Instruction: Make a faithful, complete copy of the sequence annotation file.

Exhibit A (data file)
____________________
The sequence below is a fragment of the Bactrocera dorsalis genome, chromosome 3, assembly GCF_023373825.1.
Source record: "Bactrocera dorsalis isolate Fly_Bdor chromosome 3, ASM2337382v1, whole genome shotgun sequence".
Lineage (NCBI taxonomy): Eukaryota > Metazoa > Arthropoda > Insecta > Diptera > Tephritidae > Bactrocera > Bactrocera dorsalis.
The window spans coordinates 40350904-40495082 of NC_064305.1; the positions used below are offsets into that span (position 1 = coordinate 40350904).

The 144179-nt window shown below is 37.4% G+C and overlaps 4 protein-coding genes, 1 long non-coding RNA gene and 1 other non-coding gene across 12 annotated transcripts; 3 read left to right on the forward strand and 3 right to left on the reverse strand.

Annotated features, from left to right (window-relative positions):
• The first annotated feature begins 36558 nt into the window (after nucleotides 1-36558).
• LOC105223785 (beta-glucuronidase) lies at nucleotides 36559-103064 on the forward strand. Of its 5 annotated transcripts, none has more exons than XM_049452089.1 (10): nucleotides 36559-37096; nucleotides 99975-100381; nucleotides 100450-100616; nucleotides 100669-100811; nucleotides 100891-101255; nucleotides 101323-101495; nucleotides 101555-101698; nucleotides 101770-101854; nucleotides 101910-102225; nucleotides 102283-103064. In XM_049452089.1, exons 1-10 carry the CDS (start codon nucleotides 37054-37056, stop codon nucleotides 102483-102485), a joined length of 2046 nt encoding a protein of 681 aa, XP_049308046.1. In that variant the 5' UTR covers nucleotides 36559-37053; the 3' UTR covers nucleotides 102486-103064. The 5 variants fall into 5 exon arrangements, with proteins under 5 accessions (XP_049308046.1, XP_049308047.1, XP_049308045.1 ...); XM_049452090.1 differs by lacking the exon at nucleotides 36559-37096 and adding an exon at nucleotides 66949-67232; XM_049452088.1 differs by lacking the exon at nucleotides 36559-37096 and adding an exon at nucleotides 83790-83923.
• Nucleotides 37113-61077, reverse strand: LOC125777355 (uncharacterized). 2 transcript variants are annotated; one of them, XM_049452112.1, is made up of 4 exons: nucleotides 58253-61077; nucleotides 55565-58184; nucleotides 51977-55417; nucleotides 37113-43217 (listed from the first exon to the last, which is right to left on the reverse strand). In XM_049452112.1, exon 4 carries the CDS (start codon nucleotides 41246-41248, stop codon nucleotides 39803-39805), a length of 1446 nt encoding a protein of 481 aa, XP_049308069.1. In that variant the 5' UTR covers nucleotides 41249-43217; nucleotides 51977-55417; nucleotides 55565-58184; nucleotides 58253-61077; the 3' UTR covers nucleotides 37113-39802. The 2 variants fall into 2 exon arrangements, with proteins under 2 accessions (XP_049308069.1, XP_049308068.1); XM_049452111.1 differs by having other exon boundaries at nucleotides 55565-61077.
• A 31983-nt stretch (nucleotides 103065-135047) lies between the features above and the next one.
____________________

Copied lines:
The sequence below is a fragment of the Bactrocera dorsalis genome, chromosome 3, assembly GCF_023373825.1.
Source record: "Bactrocera dorsalis isolate Fly_Bdor chromosome 3, ASM2337382v1, whole genome shotgun sequence".
Lineage (NCBI taxonomy): Eukaryota > Metazoa > Arthropoda > Insecta > Diptera > Tephritidae > Bactrocera > Bactrocera dorsalis.
The window spans coordinates 40350904-40495082 of NC_064305.1; the positions used below are offsets into that span (position 1 = coordinate 40350904).

The 144179-nt window shown below is 37.4% G+C and overlaps 4 protein-coding genes, 1 long non-coding RNA gene and 1 other non-coding gene across 12 annotated transcripts; 3 read left to right on the forward strand and 3 right to left on the reverse strand.

Annotated features, from left to right (window-relative positions):
• The first annotated feature begins 36558 nt into the window (after nucleotides 1-36558).
• LOC105223785 (beta-glucuronidase) lies at nucleotides 36559-103064 on the forward strand. Of its 5 annotated transcripts, none has more exons than XM_049452089.1 (10): nucleotides 36559-37096; nucleotides 99975-100381; nucleotides 100450-100616; nucleotides 100669-100811; nucleotides 100891-101255; nucleotides 101323-101495; nucleotides 101555-101698; nucleotides 101770-101854; nucleotides 101910-102225; nucleotides 102283-103064. In XM_049452089.1, exons 1-10 carry the CDS (start codon nucleotides 37054-37056, stop codon nucleotides 102483-102485), a joined length of 2046 nt encoding a protein of 681 aa, XP_049308046.1. In that variant the 5' UTR covers nucleotides 36559-37053; the 3' UTR covers nucleotides 102486-103064. The 5 variants fall into 5 exon arrangements, with proteins under 5 accessions (XP_049308046.1, XP_049308047.1, XP_049308045.1 ...); XM_049452090.1 differs by lacking the exon at nucleotides 36559-37096 and adding an exon at nucleotides 66949-67232; XM_049452088.1 differs by lacking the exon at nucleotides 36559-37096 and adding an exon at nucleotides 83790-83923.
• Nucleotides 37113-61077, reverse strand: LOC125777355 (uncharacterized). 2 transcript variants are annotated; one of them, XM_049452112.1, is made up of 4 exons: nucleotides 58253-61077; nucleotides 55565-58184; nucleotides 51977-55417; nucleotides 37113-43217 (listed from the first exon to the last, which is right to left on the reverse strand). In XM_049452112.1, exon 4 carries the CDS (start codon nucleotides 41246-41248, stop codon nucleotides 39803-39805), a length of 1446 nt encoding a protein of 481 aa, XP_049308069.1. In that variant the 5' UTR covers nucleotides 41249-43217; nucleotides 51977-55417; nucleotides 55565-58184; nucleotides 58253-61077; the 3' UTR covers nucleotides 37113-39802. The 2 variants fall into 2 exon arrangements, with proteins under 2 accessions (XP_049308069.1, XP_049308068.1); XM_049452111.1 differs by having other exon boundaries at nucleotides 55565-61077.
• A 31983-nt stretch (nucleotides 103065-135047) lies between the features above and the next one.